Been doing a variety of things... not necessarily in order...
• Scrubbed and painted the trunk area, after removing the boot lid to simplify access. I also dropped the gas tank as I didn't think I wanted to use that one -- it had a patch and had been full of very gunky gas.I found that Krylon Colormaster CoverMAX Hunter Green is decent match for the Dark British Racing Green we decided on. It's just a hair bluish, but the value is pretty identical, so in the dark confines of the boot I think it will pass scrutiny. I also tried Rustoleum Painter's Touch 2X Extra Cover Hunter Green, but it was brighter -- it was a good match for the regular British Racing Green sample that my paintshop had sprayed out.
• Removed the front wing splashguards and painted them the same color. Waiting for the shop to return my bag of rivets for the new seals, which had been included in the box o' parts in the boot when I sent it down. I think they also have my hood prop rod. I will do a little rough masking and spray the front wheel wheels green, also -- I don't want any OE White showing. But I'm not using this front suspension so I'm not really worried about overspray.
• Removed the seats so I can clean up and spray the area around the battery box lid, which will show when I'm opening it. Set them aside wrapped in plastic.
• Bought a nice pair of door top rails from an ad on MGEx. He threw in at my request an odd set of spare handles and window cranks, just to use during construction, and put on the old car afterward. This shell didn't come with any (only one door pull). While installing these noticed that a few door hinge screws were missing. Swiped them off the red car, then found some in the odd parts box, and replaced those. Could not get one of them to start on the driver door; decided it would take some metal removal.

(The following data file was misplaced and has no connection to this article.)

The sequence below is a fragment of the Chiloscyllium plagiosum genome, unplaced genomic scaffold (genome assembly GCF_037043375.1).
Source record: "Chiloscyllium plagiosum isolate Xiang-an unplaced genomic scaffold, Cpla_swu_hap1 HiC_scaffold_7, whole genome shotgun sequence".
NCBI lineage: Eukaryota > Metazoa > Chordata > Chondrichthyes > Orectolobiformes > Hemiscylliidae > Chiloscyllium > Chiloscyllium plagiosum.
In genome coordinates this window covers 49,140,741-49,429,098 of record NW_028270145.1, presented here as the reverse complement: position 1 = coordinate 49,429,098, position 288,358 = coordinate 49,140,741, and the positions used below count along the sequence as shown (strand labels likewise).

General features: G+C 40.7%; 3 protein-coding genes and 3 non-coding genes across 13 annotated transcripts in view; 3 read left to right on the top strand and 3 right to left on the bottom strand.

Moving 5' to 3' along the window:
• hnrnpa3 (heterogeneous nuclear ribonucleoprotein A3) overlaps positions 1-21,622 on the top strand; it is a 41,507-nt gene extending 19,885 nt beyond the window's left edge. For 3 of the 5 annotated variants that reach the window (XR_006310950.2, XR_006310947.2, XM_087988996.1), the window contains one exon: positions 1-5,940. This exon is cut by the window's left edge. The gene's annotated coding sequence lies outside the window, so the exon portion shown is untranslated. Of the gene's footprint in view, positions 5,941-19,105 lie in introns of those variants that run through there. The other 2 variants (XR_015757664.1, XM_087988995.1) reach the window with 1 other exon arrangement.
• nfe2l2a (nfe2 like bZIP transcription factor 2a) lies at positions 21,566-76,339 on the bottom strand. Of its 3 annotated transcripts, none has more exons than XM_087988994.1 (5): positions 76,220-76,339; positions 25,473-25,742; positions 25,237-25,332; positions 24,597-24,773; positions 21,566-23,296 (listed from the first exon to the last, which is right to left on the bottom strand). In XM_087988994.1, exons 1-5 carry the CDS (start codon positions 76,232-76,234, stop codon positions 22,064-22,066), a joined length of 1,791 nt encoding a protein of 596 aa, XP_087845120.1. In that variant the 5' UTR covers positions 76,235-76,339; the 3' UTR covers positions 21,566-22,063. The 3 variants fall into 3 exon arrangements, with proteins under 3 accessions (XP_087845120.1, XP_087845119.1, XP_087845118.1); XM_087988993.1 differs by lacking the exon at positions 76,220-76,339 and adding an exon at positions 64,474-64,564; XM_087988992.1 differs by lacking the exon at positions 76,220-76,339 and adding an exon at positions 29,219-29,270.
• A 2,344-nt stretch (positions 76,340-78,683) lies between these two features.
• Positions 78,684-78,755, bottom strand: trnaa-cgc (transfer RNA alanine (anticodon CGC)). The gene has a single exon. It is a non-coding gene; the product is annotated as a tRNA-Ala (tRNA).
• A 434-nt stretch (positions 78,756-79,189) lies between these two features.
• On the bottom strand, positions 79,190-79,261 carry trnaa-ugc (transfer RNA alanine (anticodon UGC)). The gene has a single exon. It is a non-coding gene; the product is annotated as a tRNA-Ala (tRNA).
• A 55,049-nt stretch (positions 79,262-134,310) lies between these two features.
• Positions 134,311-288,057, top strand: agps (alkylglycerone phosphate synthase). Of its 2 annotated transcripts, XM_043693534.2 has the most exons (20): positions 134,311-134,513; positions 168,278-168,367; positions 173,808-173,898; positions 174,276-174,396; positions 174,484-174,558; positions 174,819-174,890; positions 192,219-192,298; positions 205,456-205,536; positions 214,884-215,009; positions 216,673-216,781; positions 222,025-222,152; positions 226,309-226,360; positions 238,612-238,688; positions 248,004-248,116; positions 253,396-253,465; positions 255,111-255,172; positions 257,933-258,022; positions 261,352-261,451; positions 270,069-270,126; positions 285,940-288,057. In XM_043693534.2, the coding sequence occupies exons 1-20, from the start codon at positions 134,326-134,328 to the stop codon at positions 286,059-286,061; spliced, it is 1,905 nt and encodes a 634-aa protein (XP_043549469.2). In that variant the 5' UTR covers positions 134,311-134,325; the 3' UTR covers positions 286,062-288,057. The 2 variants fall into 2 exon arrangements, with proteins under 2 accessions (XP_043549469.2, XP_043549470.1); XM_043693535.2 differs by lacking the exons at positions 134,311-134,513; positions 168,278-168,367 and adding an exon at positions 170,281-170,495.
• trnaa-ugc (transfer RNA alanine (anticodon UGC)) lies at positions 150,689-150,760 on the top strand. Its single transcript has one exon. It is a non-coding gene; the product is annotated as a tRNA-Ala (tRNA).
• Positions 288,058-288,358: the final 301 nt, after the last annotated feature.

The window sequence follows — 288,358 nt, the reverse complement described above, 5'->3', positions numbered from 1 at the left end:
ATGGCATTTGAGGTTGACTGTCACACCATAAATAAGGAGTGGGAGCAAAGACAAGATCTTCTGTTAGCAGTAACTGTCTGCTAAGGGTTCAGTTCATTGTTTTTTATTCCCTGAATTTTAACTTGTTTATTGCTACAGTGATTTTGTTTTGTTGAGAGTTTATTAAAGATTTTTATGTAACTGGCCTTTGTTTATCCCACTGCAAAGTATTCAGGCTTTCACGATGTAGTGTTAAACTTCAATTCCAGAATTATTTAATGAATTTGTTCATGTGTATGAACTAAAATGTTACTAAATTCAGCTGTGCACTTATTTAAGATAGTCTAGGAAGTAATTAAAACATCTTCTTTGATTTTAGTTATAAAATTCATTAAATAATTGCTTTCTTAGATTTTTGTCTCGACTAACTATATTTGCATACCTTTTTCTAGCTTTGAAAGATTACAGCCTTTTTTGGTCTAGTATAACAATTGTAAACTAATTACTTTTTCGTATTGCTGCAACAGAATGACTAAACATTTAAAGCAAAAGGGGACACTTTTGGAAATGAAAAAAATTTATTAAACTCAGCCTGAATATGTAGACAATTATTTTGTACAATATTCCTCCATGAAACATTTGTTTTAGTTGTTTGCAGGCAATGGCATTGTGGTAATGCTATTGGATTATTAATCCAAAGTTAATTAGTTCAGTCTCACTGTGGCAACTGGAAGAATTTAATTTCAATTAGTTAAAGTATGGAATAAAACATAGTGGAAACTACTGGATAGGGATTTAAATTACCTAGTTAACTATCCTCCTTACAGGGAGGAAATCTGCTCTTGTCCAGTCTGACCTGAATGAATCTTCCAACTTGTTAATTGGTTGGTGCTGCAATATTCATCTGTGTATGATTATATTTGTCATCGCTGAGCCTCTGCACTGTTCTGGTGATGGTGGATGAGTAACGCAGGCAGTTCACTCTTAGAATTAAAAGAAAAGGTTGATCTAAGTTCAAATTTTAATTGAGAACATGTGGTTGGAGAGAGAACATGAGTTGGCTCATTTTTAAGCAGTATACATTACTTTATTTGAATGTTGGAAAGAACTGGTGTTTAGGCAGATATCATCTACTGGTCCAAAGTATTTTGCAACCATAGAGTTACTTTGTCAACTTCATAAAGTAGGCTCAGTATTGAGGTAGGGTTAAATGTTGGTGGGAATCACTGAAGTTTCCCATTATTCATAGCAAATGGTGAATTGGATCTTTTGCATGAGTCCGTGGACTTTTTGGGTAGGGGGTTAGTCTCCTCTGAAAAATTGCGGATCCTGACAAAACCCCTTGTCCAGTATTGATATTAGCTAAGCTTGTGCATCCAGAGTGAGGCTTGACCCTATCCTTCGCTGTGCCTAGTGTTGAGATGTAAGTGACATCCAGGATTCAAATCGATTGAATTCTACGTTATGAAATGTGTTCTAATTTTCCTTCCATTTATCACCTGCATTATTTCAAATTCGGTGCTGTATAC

• Spent some time cleaning up gauges. The lens gaskets had turned to solid rock. I could not get the bezel off the combo gauge at all, but I am going to use the one off the red car anyway, since it was rebuilt 1 year ago. Had to take the speedo and tach out of their cases because the white paint was flaking, making it look like the dials had dandruff. Once apart, realized it was only flaking where the gaskets touched it, and easily cleaned up. Had to soak the bezels in diesel fuel for days to soften up the gasket remnants enough to scrape them off. But the chrome polished up pretty nice. I want to use this speedo to preserve odometer mileage, and this tach because the other car had a cheap JC Whitney mechanism behind the stock dial. I "think" it has been converted to negative ground -- at least, the white wire was cut and spliced per the diagram in the Moss catalog. As corroborative evidence, the battery cable ends had been cut off and replaced, presumably to reverse polarity.
• Also cleaned up the dash switches. This car had the pull-out lighting switch, which was a mid-year change for 1966. My red car (20,000 numbers earlier) had a toggle switch. Couldn't find a wiper switch, so I guess I'll swipe it from the other car. All the chrome bezels and the map light polished up great -- I had thought they were all crazed, but now I think the PO was a smoker and they were just hazed.
• Cleaned and painted many odd bits, including: battery cover, license plate bracket, heater vent doors, cold air door, boot stay rod and clip, heater tube cover plate (whatever they call it), firewall cover plate (off side), bolts and washers for wing splash panels (don't want shiny hardware under there).
Lots of masking required
This actually shows the Rustoleum green, I think. Since I had bought it, I used it for the first coat.
Brighter green on the left. The righthand strip is a good match for the body color.